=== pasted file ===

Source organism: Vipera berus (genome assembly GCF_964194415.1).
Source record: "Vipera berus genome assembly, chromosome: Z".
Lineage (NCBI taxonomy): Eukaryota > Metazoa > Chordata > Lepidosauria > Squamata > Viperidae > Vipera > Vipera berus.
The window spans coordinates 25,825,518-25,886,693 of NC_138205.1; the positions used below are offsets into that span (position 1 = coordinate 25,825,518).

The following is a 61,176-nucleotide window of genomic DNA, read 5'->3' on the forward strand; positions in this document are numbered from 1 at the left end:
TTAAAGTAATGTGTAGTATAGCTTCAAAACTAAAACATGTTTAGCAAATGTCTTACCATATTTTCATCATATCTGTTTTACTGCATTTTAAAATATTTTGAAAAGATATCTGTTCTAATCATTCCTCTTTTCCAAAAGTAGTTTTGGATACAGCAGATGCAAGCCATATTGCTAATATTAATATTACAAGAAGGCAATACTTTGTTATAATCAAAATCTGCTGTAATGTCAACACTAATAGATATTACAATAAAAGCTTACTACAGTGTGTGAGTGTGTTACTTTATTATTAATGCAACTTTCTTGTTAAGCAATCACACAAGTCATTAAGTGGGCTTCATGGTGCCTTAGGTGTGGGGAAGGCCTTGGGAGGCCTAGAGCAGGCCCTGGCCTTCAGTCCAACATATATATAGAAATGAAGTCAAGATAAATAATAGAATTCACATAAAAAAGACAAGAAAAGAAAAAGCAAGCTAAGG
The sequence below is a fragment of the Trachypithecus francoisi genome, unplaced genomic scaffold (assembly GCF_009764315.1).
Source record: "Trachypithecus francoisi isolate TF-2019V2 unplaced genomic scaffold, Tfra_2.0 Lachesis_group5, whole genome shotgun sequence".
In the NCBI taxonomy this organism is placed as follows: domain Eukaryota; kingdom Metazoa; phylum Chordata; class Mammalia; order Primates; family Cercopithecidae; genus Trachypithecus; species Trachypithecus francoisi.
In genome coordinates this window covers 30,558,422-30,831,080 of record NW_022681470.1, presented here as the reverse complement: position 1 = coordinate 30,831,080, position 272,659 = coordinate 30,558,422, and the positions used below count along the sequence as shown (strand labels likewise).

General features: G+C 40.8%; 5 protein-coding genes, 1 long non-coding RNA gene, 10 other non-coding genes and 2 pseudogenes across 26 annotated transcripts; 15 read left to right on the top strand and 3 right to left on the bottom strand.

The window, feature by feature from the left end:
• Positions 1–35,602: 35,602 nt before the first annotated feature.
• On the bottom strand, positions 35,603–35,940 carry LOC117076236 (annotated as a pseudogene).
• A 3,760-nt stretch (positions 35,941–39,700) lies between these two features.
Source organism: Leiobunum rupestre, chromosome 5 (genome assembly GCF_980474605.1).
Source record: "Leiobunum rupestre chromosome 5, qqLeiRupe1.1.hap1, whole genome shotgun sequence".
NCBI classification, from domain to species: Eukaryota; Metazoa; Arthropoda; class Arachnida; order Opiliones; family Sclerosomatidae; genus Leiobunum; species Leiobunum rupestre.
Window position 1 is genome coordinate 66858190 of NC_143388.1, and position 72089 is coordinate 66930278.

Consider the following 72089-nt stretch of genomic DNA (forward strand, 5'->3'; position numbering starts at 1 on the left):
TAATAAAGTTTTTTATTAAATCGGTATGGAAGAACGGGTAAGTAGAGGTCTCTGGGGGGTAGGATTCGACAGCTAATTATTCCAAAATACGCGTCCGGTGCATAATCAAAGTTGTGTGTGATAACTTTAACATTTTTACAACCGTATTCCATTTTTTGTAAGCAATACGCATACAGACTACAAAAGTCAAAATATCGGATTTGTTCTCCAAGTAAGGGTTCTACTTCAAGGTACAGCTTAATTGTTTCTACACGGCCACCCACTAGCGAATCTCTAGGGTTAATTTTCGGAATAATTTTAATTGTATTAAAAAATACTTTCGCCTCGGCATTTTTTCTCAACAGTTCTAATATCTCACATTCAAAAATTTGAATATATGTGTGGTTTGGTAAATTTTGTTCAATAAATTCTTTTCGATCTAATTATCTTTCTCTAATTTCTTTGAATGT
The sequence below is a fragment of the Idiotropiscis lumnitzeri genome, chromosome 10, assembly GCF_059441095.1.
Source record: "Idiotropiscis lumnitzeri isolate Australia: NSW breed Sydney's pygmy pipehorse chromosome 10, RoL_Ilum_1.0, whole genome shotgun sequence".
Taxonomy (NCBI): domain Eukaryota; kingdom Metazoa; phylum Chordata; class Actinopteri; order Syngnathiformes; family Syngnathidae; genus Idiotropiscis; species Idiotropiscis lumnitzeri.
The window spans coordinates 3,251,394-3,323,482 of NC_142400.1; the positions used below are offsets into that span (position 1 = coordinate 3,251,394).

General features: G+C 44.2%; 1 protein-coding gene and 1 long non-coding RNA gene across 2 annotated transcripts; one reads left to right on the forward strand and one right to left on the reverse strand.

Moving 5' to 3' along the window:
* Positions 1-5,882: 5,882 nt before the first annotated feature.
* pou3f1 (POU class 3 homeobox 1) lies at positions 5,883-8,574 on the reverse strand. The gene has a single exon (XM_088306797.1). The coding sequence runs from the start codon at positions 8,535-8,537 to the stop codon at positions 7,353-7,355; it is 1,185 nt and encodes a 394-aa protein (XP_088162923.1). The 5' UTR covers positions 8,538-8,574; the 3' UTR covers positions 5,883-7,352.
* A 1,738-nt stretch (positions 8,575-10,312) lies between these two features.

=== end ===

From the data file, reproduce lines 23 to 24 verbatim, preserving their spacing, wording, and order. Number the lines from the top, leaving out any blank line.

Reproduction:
Source record: "Idiotropiscis lumnitzeri isolate Australia: NSW breed Sydney's pygmy pipehorse chromosome 10, RoL_Ilum_1.0, whole genome shotgun sequence".
Taxonomy (NCBI): domain Eukaryota; kingdom Metazoa; phylum Chordata; class Actinopteri; order Syngnathiformes; family Syngnathidae; genus Idiotropiscis; species Idiotropiscis lumnitzeri.